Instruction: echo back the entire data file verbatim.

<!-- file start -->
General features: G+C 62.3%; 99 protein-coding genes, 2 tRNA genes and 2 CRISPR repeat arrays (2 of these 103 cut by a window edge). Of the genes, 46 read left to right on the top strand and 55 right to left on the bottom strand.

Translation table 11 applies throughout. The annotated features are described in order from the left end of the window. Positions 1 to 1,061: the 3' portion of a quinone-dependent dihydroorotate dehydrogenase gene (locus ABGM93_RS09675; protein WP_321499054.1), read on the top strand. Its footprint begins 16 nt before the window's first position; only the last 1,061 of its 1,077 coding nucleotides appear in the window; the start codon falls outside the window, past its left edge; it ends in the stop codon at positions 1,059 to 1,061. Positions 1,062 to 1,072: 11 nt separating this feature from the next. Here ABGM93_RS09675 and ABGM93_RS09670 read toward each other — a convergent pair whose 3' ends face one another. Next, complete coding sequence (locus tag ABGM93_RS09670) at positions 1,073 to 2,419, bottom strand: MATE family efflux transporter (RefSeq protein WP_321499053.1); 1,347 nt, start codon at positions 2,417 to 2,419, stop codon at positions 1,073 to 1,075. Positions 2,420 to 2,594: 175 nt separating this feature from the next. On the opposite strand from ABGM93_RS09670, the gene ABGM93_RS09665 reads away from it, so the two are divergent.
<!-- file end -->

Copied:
General features: G+C 62.3%; 99 protein-coding genes, 2 tRNA genes and 2 CRISPR repeat arrays (2 of these 103 cut by a window edge). Of the genes, 46 read left to right on the top strand and 55 right to left on the bottom strand.

Translation table 11 applies throughout. The annotated features are described in order from the left end of the window. Positions 1 to 1,061: the 3' portion of a quinone-dependent dihydroorotate dehydrogenase gene (locus ABGM93_RS09675; protein WP_321499054.1), read on the top strand. Its footprint begins 16 nt before the window's first position; only the last 1,061 of its 1,077 coding nucleotides appear in the window; the start codon falls outside the window, past its left edge; it ends in the stop codon at positions 1,059 to 1,061. Positions 1,062 to 1,072: 11 nt separating this feature from the next. Here ABGM93_RS09675 and ABGM93_RS09670 read toward each other — a convergent pair whose 3' ends face one another. Next, complete coding sequence (locus tag ABGM93_RS09670) at positions 1,073 to 2,419, bottom strand: MATE family efflux transporter (RefSeq protein WP_321499053.1); 1,347 nt, start codon at positions 2,417 to 2,419, stop codon at positions 1,073 to 1,075. Positions 2,420 to 2,594: 175 nt separating this feature from the next. On the opposite strand from ABGM93_RS09670, the gene ABGM93_RS09665 reads away from it, so the two are divergent.